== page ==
Groupies and guitarists: Women and heavy metal

Conventionally deemed as an “all boys club” with little or no room for women, metal has come a long way since 1979 when Girlschool an all girl band began their collaboration alongside Motorhead and went on to release “The St.

Valentine’s Day Massacre (EP)”. What started off as a largely male dominated fan base, with women spotted back-
staging as groupies, heavy metal has earned itself a large following of metal-head women from all across the globe.
Contrary to popular belief women, the heavy metal culture does not discriminate and is all welcoming in its fan base.

Women have celebrating and appreciating metal and other extreme genre for a very long time, however, being the
kind of genre that pushes for more aggressive sound (a characteristic women are not deemed poster children for)
female artists within the genre often struggle to be taken seriously. On exploring the albeit controversial sub-genre of “glam metal”, you’ll find that, in many ways, heavy metal celebrates femininity. Bands like Twisted Sister, Posion, Motley Crue and Kiss would put on live performances in lace and full heads of make-up. Now perhaps this is a more superficial representation of femininity, but it is femininity, nevertheless.

Violence in general is a prevalent theme particularly in a lot of death metal or extreme sub-genres of metal. While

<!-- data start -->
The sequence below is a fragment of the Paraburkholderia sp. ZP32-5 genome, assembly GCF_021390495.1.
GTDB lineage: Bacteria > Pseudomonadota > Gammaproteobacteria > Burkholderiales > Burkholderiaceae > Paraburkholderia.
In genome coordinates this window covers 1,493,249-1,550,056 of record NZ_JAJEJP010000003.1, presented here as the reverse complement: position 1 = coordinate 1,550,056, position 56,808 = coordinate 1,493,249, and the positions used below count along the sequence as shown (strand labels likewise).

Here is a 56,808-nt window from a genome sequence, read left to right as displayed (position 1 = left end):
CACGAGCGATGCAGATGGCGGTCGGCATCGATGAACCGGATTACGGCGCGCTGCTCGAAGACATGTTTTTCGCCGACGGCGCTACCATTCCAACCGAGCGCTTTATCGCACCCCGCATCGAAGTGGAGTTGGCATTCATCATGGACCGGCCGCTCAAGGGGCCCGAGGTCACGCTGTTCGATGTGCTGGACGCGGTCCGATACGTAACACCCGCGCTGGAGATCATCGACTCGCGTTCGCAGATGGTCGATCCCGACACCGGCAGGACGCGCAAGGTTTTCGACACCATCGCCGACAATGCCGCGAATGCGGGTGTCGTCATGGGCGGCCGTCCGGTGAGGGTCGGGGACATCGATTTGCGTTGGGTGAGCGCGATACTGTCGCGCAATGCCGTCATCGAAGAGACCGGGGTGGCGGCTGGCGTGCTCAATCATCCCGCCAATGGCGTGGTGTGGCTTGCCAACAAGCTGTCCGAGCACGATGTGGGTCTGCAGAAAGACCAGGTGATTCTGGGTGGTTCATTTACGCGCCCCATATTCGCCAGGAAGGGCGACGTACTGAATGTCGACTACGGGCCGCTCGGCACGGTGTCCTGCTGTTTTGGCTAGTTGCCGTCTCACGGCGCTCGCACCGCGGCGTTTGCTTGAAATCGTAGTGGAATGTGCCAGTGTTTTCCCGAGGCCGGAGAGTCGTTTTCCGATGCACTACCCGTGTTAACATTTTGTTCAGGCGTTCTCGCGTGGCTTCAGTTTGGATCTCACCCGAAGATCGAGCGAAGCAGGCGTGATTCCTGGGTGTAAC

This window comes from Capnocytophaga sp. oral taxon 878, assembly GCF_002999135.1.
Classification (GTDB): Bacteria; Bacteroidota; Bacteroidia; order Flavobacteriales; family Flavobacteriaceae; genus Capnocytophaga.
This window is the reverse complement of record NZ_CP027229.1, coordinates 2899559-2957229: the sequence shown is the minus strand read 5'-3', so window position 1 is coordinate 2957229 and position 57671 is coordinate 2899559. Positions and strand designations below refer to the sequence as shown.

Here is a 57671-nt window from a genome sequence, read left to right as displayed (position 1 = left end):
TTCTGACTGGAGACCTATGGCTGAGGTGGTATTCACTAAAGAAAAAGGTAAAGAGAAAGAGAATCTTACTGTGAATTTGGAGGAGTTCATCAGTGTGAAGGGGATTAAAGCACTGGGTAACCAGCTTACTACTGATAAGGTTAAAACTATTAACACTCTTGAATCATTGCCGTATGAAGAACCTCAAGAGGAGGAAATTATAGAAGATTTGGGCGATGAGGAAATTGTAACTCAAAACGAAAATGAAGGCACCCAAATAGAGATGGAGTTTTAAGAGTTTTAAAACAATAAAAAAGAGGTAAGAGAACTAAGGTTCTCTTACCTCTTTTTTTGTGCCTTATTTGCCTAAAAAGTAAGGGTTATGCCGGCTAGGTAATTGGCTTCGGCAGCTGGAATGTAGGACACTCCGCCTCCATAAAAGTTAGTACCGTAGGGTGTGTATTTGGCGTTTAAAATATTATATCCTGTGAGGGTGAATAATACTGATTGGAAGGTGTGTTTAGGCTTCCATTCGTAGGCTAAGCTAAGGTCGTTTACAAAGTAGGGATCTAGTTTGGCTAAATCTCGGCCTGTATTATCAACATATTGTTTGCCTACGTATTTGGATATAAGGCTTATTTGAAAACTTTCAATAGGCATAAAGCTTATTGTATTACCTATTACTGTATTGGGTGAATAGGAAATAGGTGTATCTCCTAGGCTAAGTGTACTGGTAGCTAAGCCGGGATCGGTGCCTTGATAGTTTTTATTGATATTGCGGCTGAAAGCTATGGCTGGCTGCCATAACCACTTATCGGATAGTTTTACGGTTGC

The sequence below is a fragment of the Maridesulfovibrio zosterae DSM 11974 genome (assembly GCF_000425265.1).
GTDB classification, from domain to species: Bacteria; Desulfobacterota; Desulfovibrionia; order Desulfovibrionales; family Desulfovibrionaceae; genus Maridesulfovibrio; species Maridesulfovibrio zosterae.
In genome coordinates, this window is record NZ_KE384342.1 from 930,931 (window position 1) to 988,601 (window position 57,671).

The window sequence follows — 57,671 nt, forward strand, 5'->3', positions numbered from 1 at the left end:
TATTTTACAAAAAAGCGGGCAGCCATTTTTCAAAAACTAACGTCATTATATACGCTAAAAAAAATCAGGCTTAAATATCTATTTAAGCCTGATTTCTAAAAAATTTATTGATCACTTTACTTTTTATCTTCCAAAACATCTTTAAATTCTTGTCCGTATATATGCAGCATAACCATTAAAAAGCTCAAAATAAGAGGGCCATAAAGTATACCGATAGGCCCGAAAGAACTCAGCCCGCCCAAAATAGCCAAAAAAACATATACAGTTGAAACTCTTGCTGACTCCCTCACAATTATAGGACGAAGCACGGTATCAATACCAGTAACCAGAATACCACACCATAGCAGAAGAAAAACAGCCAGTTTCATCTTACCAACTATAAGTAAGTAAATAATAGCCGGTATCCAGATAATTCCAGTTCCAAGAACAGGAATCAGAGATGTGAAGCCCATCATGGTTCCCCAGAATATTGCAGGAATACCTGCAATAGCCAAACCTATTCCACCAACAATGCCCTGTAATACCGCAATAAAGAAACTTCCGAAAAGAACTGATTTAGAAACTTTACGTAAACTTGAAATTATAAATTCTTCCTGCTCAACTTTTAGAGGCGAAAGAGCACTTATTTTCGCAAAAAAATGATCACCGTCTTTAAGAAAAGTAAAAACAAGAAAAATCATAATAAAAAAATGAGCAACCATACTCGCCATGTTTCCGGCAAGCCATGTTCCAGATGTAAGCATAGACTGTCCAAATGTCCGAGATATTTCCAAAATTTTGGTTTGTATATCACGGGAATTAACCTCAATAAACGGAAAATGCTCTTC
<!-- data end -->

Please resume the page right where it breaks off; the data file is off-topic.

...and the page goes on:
some of this can be categorized as violence against women, it could be argued that a greater percentage speaks of
violence in general. In that regard alone, metal does not discriminate. It does not specifically perpetuate an “anti-
woman”, misogynistic view, rather it embraces violence as a whole. With the exception of a few questionable band
names and lyrics, its aggression isn’t specific towards women.

In the heavy metal documentary “A Headbanger’s Journey”, created by Canadian anthropologist Sam Dunn, several female artists were interviewed to get their take on their personal experiences as female musicians. While each interview highlighted a varying issue, the underlying premise, in a nutshell was that female artists are treated
differently than their male counterparts. Mercedes and Morgan Lander of Kittie mention that “talent isn’t always
enough in the eyes of the masses. You have to be attractive if you’re a woman.” Jackie Chambers and Kim McAuliffe of Girlschool have also been on the receiving end of blatant sexism in relation to being women who perform as heavy metal artists. Doro Pesch was asked to take on a more feminine image and drop the “leather jacket act” to create a more appealing image for her on-stage image.

If you do zone in on a few countries that seem to be averse to women in metal bands, you’d find that it’s a part of a
much larger issue altogether. It isn’t that talented women aren’t taken seriously as a rock or heavy metal band, it’s just that being in any kind of musical group short of a church choir would be severely frowned upon (if not much, much worse) in a lot of societies. If it is a rarity in places like Saudi Arabia, clearly it is for very different reasons.
While that may be so in a few select countries, the situation isn’t that bad on an international scale. Clearly we’ve come a long way since then, with all-girl bands like The Runaways clearly being recognized for their talent alone.

With bands like Swedish death metal act Arch Enemy that was formerly fronted by Angela Gossow, Otep led by Otep Shamaya and Halestorm, fronted by Lizzy Hale, all huge names in metal, female metal artists clearly aren’t as much of a novelty as it used to be. It is safe to say that a lot of women (if not all) are definitely being celebrated as musicians, gender be damned!